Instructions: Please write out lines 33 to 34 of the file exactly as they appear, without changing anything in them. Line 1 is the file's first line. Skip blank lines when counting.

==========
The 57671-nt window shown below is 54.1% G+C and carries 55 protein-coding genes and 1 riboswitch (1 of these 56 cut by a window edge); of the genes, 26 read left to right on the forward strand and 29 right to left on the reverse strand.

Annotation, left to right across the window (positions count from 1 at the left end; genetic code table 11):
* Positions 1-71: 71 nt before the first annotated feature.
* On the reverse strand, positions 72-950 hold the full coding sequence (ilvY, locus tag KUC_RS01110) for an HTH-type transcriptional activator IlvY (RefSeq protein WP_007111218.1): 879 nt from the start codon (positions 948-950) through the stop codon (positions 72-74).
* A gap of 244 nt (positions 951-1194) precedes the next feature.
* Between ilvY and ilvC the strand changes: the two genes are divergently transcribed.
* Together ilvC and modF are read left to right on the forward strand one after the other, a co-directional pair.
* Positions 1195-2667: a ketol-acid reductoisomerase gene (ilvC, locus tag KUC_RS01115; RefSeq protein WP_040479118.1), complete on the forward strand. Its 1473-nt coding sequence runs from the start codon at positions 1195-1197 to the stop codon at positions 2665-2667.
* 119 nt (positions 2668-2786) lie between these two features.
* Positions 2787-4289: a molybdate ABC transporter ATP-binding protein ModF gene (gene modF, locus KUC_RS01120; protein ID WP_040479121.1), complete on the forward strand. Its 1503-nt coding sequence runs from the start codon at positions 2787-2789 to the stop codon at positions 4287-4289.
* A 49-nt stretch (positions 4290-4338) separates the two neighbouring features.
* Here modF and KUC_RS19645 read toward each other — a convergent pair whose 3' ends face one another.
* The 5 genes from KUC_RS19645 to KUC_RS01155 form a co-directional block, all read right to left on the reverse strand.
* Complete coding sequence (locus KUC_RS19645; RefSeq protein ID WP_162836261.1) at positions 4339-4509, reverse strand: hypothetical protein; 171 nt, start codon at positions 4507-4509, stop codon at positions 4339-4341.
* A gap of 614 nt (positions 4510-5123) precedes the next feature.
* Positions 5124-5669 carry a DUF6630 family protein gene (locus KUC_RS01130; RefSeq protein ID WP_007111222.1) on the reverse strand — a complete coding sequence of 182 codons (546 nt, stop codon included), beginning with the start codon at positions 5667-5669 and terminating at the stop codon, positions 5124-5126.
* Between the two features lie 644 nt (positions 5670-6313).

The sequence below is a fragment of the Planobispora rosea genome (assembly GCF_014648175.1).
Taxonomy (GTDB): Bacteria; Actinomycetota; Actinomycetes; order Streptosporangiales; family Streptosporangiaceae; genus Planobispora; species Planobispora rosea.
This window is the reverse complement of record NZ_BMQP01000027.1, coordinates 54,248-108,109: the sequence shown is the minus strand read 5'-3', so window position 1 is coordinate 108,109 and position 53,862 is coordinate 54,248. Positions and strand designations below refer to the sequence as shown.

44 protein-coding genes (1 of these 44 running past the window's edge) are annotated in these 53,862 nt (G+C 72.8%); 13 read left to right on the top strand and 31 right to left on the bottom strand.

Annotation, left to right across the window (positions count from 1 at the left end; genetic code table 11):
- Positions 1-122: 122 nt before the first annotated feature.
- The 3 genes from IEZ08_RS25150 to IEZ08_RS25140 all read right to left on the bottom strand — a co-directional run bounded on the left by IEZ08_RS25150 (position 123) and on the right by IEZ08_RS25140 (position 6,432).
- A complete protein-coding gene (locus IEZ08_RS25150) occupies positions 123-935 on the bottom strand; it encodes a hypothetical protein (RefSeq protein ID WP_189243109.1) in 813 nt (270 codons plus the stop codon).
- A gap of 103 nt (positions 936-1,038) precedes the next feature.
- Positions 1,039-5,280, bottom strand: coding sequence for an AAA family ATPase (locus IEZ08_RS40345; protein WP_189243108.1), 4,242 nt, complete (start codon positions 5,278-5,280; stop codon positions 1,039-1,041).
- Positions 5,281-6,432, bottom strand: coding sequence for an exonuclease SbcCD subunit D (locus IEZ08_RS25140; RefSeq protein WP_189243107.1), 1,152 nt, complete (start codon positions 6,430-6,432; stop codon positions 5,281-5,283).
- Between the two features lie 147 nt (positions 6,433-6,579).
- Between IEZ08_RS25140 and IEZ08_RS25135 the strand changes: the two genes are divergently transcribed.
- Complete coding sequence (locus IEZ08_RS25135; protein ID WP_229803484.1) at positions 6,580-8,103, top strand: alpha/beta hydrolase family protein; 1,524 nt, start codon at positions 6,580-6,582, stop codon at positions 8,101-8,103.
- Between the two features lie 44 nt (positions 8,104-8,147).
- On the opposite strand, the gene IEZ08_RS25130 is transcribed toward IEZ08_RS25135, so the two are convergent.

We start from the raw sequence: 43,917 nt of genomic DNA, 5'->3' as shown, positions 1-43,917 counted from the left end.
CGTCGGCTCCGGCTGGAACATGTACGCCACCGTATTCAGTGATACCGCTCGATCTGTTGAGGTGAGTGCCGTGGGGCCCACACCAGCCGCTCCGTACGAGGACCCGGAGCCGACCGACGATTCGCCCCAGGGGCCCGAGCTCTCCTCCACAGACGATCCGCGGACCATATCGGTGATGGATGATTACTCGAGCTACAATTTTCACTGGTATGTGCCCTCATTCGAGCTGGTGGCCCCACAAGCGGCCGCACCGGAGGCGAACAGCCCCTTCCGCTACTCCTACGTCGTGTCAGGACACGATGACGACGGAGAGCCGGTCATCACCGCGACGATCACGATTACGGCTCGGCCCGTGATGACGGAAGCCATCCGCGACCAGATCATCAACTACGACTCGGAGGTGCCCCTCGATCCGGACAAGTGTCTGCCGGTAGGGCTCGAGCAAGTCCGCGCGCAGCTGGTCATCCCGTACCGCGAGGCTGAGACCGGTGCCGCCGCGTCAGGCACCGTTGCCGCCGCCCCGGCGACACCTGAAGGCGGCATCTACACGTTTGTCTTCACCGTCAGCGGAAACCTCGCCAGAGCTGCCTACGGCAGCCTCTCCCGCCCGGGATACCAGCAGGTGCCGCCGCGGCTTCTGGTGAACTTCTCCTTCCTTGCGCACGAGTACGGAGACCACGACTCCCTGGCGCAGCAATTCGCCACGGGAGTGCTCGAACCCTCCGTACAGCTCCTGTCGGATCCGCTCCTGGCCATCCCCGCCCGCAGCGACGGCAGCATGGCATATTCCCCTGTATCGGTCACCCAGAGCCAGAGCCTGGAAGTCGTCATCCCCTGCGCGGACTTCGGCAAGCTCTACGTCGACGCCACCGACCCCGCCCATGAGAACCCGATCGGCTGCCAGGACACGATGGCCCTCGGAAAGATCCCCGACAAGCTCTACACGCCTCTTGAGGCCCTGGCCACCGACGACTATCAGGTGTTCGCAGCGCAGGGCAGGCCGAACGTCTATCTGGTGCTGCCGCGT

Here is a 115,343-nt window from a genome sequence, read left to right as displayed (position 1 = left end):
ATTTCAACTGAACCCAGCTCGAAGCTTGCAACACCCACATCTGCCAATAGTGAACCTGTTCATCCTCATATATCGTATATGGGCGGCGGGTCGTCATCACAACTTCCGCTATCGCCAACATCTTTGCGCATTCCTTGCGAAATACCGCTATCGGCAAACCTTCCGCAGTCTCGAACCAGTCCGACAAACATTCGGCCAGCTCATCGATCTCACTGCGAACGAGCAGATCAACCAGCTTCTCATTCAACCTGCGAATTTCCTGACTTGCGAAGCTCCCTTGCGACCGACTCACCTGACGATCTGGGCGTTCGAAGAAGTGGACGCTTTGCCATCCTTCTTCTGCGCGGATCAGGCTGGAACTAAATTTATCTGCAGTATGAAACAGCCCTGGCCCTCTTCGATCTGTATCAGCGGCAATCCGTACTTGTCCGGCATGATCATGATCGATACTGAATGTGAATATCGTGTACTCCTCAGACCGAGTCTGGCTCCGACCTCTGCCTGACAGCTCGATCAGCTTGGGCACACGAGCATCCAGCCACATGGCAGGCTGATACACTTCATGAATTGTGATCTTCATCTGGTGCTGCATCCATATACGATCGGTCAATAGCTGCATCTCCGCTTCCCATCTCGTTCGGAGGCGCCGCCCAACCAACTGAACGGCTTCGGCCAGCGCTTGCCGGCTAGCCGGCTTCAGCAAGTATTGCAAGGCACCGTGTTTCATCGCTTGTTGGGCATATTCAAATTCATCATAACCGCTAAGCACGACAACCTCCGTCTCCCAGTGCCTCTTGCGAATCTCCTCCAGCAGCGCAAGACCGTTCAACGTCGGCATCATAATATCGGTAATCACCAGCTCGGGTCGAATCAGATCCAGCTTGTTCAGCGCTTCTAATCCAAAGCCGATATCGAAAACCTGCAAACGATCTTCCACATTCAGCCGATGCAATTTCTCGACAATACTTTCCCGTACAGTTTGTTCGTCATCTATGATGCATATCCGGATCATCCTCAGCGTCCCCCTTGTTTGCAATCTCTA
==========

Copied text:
- On the opposite strand, the gene IEZ08_RS25130 is transcribed toward IEZ08_RS25135, so the two are convergent.

We start from the raw sequence: 43,917 nt of genomic DNA, 5'->3' as shown, positions 1-43,917 counted from the left end.